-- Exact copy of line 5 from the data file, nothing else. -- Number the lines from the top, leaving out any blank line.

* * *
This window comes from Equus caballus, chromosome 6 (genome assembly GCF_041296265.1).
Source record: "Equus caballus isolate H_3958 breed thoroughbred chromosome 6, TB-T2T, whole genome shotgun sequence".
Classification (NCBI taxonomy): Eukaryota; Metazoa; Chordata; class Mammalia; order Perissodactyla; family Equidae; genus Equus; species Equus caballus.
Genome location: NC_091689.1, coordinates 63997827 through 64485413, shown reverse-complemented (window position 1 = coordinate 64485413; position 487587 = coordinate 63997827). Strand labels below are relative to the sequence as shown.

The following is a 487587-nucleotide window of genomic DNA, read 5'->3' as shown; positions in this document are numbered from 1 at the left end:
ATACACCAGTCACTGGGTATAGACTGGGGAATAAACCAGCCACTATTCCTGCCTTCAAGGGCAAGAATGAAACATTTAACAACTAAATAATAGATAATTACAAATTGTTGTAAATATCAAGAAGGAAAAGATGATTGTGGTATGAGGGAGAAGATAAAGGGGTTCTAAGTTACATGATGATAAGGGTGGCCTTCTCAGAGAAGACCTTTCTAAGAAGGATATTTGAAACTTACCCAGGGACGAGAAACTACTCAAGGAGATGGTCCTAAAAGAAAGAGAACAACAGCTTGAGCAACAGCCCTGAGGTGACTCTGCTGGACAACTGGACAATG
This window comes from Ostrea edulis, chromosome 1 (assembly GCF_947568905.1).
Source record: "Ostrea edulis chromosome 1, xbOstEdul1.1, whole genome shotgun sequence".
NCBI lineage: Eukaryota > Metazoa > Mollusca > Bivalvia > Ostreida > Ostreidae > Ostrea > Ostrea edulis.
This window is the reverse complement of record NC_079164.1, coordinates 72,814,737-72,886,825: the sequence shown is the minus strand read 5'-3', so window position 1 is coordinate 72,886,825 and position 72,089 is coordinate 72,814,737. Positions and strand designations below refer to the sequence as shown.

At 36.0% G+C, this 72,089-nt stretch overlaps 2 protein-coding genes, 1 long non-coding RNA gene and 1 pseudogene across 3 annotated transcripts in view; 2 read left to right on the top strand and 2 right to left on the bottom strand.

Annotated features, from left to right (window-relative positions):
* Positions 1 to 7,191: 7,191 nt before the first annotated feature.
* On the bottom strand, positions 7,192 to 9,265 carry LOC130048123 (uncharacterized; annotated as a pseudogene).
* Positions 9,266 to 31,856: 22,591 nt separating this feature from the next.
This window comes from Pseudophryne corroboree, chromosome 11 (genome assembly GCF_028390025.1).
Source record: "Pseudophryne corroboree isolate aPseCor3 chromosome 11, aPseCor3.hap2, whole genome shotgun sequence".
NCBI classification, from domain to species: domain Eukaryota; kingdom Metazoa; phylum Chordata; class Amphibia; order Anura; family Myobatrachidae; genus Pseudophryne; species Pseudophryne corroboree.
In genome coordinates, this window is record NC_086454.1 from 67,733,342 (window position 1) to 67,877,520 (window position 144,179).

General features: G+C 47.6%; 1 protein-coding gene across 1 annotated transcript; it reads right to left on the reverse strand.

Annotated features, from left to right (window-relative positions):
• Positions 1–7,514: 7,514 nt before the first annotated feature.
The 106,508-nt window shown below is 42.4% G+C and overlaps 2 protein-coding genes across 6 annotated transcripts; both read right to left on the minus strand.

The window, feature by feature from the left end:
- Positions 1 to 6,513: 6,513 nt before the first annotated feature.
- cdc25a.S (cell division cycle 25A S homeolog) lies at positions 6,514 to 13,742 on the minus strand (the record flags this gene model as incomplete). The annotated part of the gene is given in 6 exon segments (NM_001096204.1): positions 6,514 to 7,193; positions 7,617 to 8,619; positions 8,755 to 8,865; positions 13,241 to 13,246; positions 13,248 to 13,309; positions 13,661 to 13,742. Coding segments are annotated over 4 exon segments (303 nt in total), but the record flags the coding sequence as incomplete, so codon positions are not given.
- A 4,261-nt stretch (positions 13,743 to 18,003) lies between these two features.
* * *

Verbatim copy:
The following is a 487587-nucleotide window of genomic DNA, read 5'->3' as shown; positions in this document are numbered from 1 at the left end: